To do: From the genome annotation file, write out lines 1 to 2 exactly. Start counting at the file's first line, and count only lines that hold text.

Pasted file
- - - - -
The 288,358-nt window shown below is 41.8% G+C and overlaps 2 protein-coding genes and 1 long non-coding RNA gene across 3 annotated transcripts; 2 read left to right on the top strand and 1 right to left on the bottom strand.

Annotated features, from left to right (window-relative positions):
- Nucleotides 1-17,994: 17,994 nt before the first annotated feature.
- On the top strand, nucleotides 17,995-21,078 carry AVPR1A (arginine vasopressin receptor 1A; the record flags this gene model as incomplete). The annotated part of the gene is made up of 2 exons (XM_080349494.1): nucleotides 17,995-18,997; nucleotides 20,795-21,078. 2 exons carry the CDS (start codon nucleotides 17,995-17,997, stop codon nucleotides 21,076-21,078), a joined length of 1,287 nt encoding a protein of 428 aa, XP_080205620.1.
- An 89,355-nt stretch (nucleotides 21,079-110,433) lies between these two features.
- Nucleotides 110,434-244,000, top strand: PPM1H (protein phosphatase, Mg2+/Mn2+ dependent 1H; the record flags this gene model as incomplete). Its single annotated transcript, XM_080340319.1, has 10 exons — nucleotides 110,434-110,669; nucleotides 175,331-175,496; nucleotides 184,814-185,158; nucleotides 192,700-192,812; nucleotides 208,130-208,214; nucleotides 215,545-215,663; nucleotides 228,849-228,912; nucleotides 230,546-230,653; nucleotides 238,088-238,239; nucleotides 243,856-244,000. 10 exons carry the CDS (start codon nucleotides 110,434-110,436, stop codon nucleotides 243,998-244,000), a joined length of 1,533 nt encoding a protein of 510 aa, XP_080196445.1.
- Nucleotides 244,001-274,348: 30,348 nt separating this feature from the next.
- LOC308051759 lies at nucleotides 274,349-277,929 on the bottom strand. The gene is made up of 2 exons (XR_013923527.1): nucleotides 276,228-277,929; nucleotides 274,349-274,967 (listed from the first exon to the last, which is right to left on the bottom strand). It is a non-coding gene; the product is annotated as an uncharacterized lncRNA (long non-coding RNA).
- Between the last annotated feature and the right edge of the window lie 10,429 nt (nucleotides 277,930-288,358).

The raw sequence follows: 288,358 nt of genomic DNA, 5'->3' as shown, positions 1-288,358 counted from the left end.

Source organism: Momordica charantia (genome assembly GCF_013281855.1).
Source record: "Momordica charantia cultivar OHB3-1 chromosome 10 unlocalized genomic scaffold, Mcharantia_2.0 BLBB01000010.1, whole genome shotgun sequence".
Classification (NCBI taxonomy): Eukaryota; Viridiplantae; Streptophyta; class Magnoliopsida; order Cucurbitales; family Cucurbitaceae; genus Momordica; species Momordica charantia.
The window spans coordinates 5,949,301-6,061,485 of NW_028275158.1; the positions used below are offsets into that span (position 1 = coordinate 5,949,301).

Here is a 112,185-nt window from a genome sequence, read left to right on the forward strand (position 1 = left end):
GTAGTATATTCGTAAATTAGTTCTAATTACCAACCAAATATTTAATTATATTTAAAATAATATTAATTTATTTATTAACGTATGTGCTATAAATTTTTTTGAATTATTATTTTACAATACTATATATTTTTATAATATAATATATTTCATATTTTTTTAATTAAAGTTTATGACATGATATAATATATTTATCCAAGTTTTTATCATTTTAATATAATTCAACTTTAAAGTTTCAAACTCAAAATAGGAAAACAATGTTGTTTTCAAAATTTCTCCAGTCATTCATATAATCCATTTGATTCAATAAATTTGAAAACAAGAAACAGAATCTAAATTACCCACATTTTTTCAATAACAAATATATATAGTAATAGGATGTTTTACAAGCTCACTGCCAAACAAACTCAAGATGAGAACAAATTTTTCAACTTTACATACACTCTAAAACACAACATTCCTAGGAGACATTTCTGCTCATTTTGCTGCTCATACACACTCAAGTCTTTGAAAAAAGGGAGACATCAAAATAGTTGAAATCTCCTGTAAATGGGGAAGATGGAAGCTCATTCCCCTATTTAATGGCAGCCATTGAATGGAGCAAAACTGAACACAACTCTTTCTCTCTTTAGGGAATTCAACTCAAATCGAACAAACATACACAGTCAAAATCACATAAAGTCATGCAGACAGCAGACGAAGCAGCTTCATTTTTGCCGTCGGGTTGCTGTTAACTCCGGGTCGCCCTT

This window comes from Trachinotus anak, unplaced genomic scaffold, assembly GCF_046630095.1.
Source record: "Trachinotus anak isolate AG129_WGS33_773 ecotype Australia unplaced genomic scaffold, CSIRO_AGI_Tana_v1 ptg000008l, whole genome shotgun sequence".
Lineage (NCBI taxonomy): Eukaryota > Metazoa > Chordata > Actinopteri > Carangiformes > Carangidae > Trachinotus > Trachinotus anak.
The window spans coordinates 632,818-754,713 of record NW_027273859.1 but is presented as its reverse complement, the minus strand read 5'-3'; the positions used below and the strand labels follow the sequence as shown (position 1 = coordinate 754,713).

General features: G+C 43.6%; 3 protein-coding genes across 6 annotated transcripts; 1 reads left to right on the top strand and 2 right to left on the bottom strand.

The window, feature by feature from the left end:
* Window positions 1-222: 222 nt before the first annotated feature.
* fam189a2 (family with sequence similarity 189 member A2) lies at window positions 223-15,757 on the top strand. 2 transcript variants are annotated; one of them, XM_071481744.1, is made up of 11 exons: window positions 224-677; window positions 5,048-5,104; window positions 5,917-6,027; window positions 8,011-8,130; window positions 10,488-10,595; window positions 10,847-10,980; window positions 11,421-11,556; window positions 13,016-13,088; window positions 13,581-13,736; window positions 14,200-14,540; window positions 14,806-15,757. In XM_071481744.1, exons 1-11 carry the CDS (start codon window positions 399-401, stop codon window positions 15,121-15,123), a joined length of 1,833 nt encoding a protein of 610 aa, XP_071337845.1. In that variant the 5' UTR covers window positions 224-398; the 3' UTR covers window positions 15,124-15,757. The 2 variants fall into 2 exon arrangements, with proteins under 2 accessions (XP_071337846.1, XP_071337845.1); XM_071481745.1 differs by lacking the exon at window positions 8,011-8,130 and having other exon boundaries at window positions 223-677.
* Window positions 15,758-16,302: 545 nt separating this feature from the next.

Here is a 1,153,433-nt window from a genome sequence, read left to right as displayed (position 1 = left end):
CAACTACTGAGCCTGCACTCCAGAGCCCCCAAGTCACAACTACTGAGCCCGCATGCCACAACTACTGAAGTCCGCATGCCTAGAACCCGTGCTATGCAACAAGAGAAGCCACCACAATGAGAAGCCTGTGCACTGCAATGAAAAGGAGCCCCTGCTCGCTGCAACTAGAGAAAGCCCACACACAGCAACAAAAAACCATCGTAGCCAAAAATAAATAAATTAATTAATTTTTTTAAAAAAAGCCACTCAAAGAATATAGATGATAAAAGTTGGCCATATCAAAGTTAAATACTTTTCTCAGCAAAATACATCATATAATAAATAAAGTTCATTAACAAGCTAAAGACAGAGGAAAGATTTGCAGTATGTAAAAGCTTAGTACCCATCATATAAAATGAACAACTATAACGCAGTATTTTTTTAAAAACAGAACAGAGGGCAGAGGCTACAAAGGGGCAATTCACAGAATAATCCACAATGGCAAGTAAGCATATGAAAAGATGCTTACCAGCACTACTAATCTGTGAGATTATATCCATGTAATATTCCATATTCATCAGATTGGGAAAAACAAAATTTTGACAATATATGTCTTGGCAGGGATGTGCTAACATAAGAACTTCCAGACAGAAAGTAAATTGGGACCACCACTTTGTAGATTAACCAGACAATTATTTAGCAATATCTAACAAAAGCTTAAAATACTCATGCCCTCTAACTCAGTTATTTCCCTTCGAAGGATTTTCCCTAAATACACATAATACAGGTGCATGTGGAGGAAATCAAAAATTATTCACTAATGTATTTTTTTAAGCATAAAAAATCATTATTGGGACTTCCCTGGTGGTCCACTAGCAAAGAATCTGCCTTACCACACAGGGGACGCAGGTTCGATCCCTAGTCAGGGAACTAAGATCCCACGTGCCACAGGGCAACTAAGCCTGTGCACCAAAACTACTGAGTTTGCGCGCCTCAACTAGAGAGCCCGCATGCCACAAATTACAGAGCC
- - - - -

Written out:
The 288,358-nt window shown below is 41.8% G+C and overlaps 2 protein-coding genes and 1 long non-coding RNA gene across 3 annotated transcripts; 2 read left to right on the top strand and 1 right to left on the bottom strand.

Annotated features, from left to right (window-relative positions):